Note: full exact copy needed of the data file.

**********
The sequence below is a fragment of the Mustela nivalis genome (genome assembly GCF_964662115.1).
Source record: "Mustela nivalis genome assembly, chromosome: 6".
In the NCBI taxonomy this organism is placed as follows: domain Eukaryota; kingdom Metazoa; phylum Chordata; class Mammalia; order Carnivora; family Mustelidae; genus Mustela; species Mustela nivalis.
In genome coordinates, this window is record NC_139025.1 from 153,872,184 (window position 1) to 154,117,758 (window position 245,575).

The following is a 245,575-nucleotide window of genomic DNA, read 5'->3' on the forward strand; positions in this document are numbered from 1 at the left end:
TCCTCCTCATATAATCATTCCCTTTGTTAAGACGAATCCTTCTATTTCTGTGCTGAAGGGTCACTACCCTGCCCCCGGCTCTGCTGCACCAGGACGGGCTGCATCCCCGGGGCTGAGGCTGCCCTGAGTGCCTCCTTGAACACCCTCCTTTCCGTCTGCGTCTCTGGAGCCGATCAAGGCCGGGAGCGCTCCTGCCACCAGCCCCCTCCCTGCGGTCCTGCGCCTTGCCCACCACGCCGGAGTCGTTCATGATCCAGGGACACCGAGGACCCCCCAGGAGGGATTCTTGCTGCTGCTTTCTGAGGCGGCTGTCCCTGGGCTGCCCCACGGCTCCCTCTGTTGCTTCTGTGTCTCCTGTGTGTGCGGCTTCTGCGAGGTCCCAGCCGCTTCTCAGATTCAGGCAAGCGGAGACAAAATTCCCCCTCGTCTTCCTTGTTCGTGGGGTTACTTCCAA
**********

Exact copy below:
The sequence below is a fragment of the Mustela nivalis genome (genome assembly GCF_964662115.1).
Source record: "Mustela nivalis genome assembly, chromosome: 6".
In the NCBI taxonomy this organism is placed as follows: domain Eukaryota; kingdom Metazoa; phylum Chordata; class Mammalia; order Carnivora; family Mustelidae; genus Mustela; species Mustela nivalis.
In genome coordinates, this window is record NC_139025.1 from 153,872,184 (window position 1) to 154,117,758 (window position 245,575).

The following is a 245,575-nucleotide window of genomic DNA, read 5'->3' on the forward strand; positions in this document are numbered from 1 at the left end:
TCCTCCTCATATAATCATTCCCTTTGTTAAGACGAATCCTTCTATTTCTGTGCTGAAGGGTCACTACCCTGCCCCCGGCTCTGCTGCACCAGGACGGGCTGCATCCCCGGGGCTGAGGCTGCCCTGAGTGCCTCCTTGAACACCCTCCTTTCCGTCTGCGTCTCTGGAGCCGATCAAGGCCGGGAGCGCTCCTGCCACCAGCCCCCTCCCTGCGGTCCTGCGCCTTGCCCACCACGCCGGAGTCGTTCATGATCCAGGGACACCGAGGACCCCCCAGGAGGGATTCTTGCTGCTGCTTTCTGAGGCGGCTGTCCCTGGGCTGCCCCACGGCTCCCTCTGTTGCTTCTGTGTCTCCTGTGTGTGCGGCTTCTGCGAGGTCCCAGCCGCTTCTCAGATTCAGGCAAGCGGAGACAAAATTCCCCCTCGTCTTCCTTGTTCGTGGGGTTACTTCCAA